In any function, the function arguments and the local variables are allocated on the stack, after the position (program counter) of the last function at the point where it calls the current function. How these variables get allocated on the stack and then deallocated when returning from the function, is taken care of by the compiler during compile time.
For e.g. for this case, p (1 byte) could be allocated first on the stack followed by q (4 bytes for 32-bit architecture). The code assigns the address of p to q. The address of p naturally then is 5 added or subtracted from the the last value of the stack pointer. Well, something like that, depends on how the value of the stack pointer is updated and whether the stack grows upwards or downwards.
How the return value is passed back to the calling function is something that I'm not certain of, but I'm guessing that it is passed through the registers and not the stack. So, when the return is called, the underlying assembly code should deallocate p and q, place zero into the register, then return to the last position of the caller function. Of course, in this case, it is the main function, so it is more complicated in that, it causes the OS to terminate the process. But in other cases, it just goes back to the calling function.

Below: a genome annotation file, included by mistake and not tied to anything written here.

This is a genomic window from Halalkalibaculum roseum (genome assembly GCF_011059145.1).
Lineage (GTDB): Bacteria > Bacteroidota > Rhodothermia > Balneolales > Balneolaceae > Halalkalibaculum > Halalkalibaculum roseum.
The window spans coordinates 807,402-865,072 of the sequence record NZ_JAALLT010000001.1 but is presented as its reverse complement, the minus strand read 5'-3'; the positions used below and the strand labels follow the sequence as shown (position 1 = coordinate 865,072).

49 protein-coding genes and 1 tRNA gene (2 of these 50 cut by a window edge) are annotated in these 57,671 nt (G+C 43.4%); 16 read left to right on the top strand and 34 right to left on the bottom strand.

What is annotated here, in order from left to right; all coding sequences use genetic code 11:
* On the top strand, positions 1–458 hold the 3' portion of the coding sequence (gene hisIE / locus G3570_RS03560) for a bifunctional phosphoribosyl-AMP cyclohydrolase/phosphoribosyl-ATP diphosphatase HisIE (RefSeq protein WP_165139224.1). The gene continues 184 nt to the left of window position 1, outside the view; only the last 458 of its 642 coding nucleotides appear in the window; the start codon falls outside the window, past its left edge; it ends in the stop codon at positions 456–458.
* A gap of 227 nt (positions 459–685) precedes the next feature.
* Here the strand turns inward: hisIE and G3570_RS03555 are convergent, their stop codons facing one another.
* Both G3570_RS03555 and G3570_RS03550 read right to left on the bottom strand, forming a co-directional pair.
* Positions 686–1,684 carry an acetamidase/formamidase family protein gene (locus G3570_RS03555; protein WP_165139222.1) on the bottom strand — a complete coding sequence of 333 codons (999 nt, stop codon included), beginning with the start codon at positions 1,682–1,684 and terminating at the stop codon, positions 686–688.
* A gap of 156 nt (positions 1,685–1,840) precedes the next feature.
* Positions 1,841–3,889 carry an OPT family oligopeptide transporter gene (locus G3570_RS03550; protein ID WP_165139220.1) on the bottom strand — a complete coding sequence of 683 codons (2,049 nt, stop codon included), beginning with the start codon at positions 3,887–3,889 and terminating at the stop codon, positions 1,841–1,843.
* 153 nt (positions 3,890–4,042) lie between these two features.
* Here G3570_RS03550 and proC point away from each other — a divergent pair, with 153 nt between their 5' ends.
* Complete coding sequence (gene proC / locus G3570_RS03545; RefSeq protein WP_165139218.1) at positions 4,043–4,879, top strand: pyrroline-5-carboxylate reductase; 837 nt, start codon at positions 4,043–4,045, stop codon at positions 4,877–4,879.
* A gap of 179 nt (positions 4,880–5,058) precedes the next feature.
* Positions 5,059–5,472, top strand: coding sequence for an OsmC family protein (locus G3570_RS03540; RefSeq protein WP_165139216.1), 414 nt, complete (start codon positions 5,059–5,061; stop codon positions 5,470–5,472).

In ANSI C, all the local variables should be placed at the top of the function and is allocated once into the stack when entering the function and deallocated when returning from the function. In C++ or later versions of C, this becomes more complicated when local variables can also be declared inside blocks (like if-else or while statement blocks). In this case, the local variable is allocated onto the stack when entering the block and deallocated when leaving the block.
In all cases, the address of a local variable is always a fixed number added or subtracted from the stack pointer (as calculated by the compiler, relative to the containing block) and the size of the variable is determined from the variable type.
static local variables and global variables are different in C. These are allocated in fixed locations in the memory, and thus there's a fixed address for them (or a fixed offset relative to the process' boundary), which is calculated by the linker.
Yet a third variety is memory allocated on the heap using malloc/new and free/delete. I think this discussion would be too lengthy if we include that as well.
That said, my description is only for a typical hardware architecture and OS. All of these are also dependent on a wide variety of things, as mentioned by Emmet.